Wednesday, August 03, 2016

How To Combat The Mid-Way Summer Slump

by Amber Chandler

As so many well-meaning moms and dads do, I think I over-scheduled my kiddos this summer. I had thought that if I scheduled their mornings, then their afternoons would be filled with wonder and freedom. Unfortunately, it has turned into lounging, epic Minecraft battles between my kids, and a general blah. Then, a couple of times a week I’m trying to drag them to karate too. The problem, of course, was that I hadn’t considered that it would be impossible for me and my lackadaisical parenting style to get my kids to bed before ten o’clock (or eleven. . . or even later…) when there was so much “summer” out there. Concerts, ice cream, birthday parties, picnics, outdoor movies, swimming at sunset--when you live in Buffalo, NY, where for about 7 months it is cold, and about 4 of those months it is frigid, you suck in the “summer” no matter how late it gets. It was a complete accident, of course, but I’m feeling it right now. We’ve hit the “mid-way slump.” As a public school teacher, my summer break mirrors my own kids, and yesterday marked the 1 month mark. This basically is the half-way for us, and we need a reboot.

What’s a girl to do? I’m not going to abandon their Passion Projects (Zoey’s turned into a poetry writing obsession and a deep desire to be published--I don’t know where she gets it! Oliver’s project has turned into a Minecraft DIY handbook, which he has explained justified his hours of “research.”) However, I’m going to allow more spontaneity into our summer routine; rather, I’m going to capitalize on the spontaneity that I already have in search of more “summer” experiences. Instead of shape the experiences, I’m going to let the experiences shape what they learn.

For example, next Friday we are going to see Zootopia (again) at an outdoor movie event at the beach. We saw Star Wars there last month, but ended up leaving because we were freezing and the breeze was too much. This is Buffalo, afterall. Anyway, next week as we are preparing, I’m going to ask my kids some leading questions that they’ll research, and we can talk about. What will the temperature be at 9:00 pm when the movie starts? What is the difference between the hottest point of the day and the coolest point? Is this difference like other places in the country or do you think we have bigger swings in temperature? How much will the wind matter? How do they measure wind? Can you have windchill in the summer? Does the windchill impact the lake water? Does it matter if the lake froze or not this past year? You get the point. There’s so much to learn in the things we do everyday, so I don’t need to formalize so much.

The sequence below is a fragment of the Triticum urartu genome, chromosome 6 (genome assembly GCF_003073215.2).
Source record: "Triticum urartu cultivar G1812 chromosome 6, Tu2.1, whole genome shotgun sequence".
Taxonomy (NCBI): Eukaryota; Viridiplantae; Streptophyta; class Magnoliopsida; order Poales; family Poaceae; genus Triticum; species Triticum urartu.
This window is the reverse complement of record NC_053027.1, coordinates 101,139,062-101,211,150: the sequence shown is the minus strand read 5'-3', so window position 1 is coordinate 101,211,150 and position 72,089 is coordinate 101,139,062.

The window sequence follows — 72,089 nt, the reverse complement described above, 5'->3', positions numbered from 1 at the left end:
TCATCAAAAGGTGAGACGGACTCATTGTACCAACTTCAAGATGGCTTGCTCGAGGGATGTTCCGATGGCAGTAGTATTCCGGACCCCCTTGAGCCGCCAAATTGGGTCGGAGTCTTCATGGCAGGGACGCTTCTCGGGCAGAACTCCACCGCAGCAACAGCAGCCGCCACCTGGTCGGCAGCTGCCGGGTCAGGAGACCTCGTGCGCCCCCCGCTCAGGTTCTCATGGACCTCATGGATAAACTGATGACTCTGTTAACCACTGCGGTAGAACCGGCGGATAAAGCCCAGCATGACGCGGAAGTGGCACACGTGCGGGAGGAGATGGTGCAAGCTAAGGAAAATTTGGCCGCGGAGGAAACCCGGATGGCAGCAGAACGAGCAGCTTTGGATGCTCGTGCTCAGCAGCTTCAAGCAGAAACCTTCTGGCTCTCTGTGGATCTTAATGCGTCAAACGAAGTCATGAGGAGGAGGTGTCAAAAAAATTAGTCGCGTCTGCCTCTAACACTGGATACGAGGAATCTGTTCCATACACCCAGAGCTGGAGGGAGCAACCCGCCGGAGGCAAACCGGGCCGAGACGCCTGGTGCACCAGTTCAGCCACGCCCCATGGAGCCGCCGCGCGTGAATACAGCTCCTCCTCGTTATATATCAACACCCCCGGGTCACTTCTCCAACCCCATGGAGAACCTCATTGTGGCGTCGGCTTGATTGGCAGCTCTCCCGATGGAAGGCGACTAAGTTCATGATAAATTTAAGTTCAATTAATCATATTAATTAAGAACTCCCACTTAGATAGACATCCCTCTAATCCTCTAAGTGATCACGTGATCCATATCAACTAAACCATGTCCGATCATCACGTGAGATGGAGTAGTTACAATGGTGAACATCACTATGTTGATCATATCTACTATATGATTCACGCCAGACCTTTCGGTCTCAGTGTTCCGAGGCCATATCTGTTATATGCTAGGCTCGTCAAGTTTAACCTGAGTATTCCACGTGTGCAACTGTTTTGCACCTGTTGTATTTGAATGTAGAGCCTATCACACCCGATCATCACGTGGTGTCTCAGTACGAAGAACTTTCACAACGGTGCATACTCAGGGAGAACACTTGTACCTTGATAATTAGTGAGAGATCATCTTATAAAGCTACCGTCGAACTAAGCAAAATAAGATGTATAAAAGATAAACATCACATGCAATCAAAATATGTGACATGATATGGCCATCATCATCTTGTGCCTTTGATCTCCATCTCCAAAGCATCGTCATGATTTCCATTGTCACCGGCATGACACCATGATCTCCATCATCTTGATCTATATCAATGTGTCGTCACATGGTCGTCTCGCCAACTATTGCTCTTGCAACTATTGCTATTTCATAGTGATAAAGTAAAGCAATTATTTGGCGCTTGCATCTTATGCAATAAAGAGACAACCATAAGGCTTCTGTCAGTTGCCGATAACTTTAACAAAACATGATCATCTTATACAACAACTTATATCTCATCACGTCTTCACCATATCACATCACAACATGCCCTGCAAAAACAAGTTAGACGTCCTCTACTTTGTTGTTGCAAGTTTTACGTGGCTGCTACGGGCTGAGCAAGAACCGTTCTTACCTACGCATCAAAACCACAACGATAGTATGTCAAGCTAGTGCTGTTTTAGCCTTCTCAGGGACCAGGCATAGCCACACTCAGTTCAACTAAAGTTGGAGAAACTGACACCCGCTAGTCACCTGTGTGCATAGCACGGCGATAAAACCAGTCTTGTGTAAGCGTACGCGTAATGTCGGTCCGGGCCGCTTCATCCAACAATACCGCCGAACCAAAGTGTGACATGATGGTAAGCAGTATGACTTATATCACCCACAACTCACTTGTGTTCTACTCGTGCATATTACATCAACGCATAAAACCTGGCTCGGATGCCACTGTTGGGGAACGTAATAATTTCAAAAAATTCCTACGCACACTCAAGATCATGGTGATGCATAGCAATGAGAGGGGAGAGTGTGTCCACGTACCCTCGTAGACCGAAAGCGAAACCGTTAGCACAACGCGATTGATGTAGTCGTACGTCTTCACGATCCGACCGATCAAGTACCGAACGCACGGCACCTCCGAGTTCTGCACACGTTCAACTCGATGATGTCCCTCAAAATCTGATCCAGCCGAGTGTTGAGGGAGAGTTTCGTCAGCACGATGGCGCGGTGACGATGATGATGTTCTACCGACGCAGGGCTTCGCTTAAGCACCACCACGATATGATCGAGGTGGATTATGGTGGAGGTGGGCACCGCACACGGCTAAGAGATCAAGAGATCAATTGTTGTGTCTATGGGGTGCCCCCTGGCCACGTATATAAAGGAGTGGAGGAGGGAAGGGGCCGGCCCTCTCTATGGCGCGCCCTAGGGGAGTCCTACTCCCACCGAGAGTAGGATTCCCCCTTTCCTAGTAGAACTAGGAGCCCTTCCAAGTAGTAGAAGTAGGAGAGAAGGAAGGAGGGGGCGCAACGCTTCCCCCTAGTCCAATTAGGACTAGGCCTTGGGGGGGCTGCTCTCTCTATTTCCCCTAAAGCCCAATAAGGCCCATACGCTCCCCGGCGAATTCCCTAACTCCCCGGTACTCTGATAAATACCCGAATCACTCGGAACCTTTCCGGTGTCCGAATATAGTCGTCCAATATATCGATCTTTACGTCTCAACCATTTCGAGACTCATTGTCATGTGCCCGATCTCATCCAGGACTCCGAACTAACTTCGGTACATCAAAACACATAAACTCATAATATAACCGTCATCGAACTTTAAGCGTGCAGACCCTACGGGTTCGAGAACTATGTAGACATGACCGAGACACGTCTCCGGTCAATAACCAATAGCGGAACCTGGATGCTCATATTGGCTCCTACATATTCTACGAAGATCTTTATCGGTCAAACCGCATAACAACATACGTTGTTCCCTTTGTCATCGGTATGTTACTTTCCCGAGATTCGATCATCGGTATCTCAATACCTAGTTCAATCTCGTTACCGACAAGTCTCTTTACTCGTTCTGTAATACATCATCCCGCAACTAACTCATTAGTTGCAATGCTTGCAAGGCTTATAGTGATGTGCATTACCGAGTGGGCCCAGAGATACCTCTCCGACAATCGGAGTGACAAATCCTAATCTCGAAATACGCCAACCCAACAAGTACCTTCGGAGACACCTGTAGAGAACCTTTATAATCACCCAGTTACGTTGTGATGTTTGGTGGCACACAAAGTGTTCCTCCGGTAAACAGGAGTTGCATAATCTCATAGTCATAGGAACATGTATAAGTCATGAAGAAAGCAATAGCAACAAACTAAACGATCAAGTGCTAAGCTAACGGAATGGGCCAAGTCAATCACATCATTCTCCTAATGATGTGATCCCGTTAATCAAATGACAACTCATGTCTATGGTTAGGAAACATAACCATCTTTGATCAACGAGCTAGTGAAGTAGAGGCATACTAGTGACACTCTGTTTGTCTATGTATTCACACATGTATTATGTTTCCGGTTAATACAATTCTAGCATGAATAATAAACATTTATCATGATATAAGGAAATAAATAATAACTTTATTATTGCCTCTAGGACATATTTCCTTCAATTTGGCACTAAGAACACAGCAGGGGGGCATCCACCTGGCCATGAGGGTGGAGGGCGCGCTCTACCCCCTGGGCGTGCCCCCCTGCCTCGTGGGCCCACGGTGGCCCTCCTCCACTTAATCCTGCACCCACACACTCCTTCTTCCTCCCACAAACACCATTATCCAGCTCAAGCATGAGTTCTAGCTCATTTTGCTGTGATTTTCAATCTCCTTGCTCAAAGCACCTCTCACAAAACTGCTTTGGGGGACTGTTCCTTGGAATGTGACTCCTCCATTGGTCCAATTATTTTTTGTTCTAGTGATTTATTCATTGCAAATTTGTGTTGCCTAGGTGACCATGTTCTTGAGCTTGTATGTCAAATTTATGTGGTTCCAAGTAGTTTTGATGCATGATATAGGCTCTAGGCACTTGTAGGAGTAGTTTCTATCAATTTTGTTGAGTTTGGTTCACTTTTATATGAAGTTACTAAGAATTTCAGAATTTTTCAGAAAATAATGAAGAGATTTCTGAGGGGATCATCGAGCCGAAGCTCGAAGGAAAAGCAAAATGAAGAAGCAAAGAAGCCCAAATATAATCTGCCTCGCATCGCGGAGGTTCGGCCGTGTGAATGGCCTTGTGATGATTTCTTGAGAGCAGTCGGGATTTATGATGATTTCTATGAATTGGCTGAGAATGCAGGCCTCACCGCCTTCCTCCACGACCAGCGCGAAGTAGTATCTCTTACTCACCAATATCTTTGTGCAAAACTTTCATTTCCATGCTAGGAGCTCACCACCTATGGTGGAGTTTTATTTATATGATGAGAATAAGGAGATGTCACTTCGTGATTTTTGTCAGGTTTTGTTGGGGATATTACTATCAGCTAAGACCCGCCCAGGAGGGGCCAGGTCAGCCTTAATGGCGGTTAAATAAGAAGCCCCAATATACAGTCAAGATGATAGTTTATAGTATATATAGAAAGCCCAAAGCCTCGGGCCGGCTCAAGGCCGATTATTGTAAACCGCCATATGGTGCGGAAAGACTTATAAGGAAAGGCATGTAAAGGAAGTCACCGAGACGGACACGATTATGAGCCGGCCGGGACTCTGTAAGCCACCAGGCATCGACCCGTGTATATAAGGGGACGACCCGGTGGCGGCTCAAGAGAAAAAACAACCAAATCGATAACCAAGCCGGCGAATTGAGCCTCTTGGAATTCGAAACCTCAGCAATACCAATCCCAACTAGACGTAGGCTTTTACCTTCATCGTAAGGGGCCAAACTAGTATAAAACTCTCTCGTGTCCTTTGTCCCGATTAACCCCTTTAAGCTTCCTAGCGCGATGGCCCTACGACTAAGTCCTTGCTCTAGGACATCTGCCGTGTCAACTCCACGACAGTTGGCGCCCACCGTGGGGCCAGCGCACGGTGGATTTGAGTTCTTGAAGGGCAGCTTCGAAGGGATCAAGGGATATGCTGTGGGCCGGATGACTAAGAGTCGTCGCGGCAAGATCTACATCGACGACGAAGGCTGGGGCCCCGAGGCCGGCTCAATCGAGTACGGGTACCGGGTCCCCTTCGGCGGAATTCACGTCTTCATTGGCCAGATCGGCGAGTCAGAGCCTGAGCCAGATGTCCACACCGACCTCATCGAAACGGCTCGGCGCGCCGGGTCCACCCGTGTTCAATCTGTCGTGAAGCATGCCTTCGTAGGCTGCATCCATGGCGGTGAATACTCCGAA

For older kiddos, another angle for an event like this is to use the movie as a jumping off point about the world around them. Having the benefit of seeing Zootopia before, I’m planning on raising their awareness to the level of social commentary. They already know the plot, so I’m going to encourage them to look at the movie through a different lens. I think I’ll have them read this review, which delves into the social commentary. I also like the ideas in this review that can be directly linked to the disturbing unrest in our country, as well as some great lessons on the complexity of stereotypes.

In the end, I love the projects that are still happening in my household, but I want to also suggest that the midway slump can be alleviated by a little more serendipitous learning experiences that might lead to some of the social emotional learning that is important as well. Let me know some of the “teachable moments” that you’ve found this summer--I’m always looking for new ideas, and I have 41 days left, but who’s counting?

Amber Chandler is a mama, teacher, and education writer. She believes in student-centered, Project Based Learning, as well as integrating technology at every turn. Her book, The Flexible ELA Classroom: Differentiation for Grades 4-8 will be available this fall. She’s launching, a website companion to the book, but also a space for teachers of all kinds to share their resources. Please submit your best ideas to her to appear on the website, as she’d like to highlight the work of the homeschool crowd. Follow her on Twitter at @MsAmberChandler and visit her website for lots of resources that you are welcome to use.

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